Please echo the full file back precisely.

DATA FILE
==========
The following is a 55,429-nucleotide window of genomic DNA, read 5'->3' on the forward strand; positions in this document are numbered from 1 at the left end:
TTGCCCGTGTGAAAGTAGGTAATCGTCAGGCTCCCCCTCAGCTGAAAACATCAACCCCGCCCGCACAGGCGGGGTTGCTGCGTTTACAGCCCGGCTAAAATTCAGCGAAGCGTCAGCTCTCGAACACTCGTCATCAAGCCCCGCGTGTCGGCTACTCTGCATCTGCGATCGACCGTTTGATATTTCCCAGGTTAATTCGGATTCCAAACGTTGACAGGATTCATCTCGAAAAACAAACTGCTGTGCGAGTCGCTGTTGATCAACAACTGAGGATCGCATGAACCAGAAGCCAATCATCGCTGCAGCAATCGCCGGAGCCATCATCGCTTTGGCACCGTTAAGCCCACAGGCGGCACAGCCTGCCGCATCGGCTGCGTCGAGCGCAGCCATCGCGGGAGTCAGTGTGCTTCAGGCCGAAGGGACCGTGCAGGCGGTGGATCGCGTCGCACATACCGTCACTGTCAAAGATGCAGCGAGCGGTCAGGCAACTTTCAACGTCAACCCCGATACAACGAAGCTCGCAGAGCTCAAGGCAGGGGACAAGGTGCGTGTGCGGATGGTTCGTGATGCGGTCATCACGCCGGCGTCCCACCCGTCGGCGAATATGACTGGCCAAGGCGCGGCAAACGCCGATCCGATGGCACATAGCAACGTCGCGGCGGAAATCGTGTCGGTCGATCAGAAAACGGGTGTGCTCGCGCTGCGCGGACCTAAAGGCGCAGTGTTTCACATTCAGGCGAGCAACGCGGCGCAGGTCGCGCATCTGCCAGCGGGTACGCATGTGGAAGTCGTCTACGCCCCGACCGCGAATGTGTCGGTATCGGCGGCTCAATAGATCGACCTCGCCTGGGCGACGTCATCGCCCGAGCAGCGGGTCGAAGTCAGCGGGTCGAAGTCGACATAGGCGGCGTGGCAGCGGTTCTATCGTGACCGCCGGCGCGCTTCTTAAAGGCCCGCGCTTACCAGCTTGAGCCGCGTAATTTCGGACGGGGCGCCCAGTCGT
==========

The following is a 55,429-nucleotide window of genomic DNA, read 5'->3' on the forward strand; positions in this document are numbered from 1 at the left end:
TTGCCCGTGTGAAAGTAGGTAATCGTCAGGCTCCCCCTCAGCTGAAAACATCAACCCCGCCCGCACAGGCGGGGTTGCTGCGTTTACAGCCCGGCTAAAATTCAGCGAAGCGTCAGCTCTCGAACACTCGTCATCAAGCCCCGCGTGTCGGCTACTCTGCATCTGCGATCGACCGTTTGATATTTCCCAGGTTAATTCGGATTCCAAACGTTGACAGGATTCATCTCGAAAAACAAACTGCTGTGCGAGTCGCTGTTGATCAACAACTGAGGATCGCATGAACCAGAAGCCAATCATCGCTGCAGCAATCGCCGGAGCCATCATCGCTTTGGCACCGTTAAGCCCACAGGCGGCACAGCCTGCCGCATCGGCTGCGTCGAGCGCAGCCATCGCGGGAGTCAGTGTGCTTCAGGCCGAAGGGACCGTGCAGGCGGTGGATCGCGTCGCACATACCGTCACTGTCAAAGATGCAGCGAGCGGTCAGGCAACTTTCAACGTCAACCCCGATACAACGAAGCTCGCAGAGCTCAAGGCAGGGGACAAGGTGCGTGTGCGGATGGTTCGTGATGCGGTCATCACGCCGGCGTCCCACCCGTCGGCGAATATGACTGGCCAAGGCGCGGCAAACGCCGATCCGATGGCACATAGCAACGTCGCGGCGGAAATCGTGTCGGTCGATCAGAAAACGGGTGTGCTCGCGCTGCGCGGACCTAAAGGCGCAGTGTTTCACATTCAGGCGAGCAACGCGGCGCAGGTCGCGCATCTGCCAGCGGGTACGCATGTGGAAGTCGTCTACGCCCCGACCGCGAATGTGTCGGTATCGGCGGCTCAATAGATCGACCTCGCCTGGGCGACGTCATCGCCCGAGCAGCGGGTCGAAGTCAGCGGGTCGAAGTCGACATAGGCGGCGTGGCAGCGGTTCTATCGTGACCGCCGGCGCGCTTCTTAAAGGCCCGCGCTTACCAGCTTGAGCCGCGTAATTTCGGACGGGGCGCCCAGTCGT